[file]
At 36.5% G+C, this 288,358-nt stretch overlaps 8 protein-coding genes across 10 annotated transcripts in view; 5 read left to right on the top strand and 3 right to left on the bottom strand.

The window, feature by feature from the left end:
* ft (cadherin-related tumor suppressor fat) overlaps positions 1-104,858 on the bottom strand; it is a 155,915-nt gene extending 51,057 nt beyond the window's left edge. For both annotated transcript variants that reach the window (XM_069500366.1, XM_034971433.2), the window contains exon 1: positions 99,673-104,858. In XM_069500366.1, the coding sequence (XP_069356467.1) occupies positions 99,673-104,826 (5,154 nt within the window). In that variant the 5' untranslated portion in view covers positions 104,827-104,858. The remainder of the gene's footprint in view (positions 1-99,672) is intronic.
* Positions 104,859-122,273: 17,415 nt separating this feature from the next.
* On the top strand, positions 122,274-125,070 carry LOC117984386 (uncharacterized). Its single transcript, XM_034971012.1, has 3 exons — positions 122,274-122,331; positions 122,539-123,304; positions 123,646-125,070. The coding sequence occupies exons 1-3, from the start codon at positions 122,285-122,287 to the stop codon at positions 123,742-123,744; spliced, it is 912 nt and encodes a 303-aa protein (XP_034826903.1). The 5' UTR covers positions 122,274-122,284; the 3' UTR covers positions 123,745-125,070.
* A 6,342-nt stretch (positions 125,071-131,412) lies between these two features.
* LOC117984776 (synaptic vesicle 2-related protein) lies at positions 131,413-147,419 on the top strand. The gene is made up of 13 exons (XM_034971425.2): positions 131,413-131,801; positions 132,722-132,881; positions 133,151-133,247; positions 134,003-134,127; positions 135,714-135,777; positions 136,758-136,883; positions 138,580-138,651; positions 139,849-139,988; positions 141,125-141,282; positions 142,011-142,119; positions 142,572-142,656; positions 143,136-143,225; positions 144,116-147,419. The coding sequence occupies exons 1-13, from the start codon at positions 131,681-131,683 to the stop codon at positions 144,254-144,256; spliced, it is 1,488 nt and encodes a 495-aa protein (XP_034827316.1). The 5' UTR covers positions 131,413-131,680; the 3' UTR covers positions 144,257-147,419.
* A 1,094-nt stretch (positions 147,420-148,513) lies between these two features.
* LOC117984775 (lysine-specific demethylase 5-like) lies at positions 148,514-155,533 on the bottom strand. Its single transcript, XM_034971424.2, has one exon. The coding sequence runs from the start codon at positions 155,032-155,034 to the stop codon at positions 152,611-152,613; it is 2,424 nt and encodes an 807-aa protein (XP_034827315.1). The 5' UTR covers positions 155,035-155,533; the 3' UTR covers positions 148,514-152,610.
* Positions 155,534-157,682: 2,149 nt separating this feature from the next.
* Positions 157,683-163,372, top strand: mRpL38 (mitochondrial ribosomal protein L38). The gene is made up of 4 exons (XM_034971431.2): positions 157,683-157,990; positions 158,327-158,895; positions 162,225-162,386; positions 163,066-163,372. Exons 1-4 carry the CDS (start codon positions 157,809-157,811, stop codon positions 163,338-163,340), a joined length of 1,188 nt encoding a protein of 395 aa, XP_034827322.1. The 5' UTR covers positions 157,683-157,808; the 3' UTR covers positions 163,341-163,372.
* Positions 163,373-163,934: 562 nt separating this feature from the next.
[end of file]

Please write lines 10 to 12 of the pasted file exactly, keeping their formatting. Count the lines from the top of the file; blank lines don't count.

* Positions 155,534-157,682: 2,149 nt separating this feature from the next.
* Positions 157,683-163,372, top strand: mRpL38 (mitochondrial ribosomal protein L38). The gene is made up of 4 exons (XM_034971431.2): positions 157,683-157,990; positions 158,327-158,895; positions 162,225-162,386; positions 163,066-163,372. Exons 1-4 carry the CDS (start codon positions 157,809-157,811, stop codon positions 163,338-163,340), a joined length of 1,188 nt encoding a protein of 395 aa, XP_034827322.1. The 5' UTR covers positions 157,683-157,808; the 3' UTR covers positions 163,341-163,372.
* Positions 163,373-163,934: 562 nt separating this feature from the next.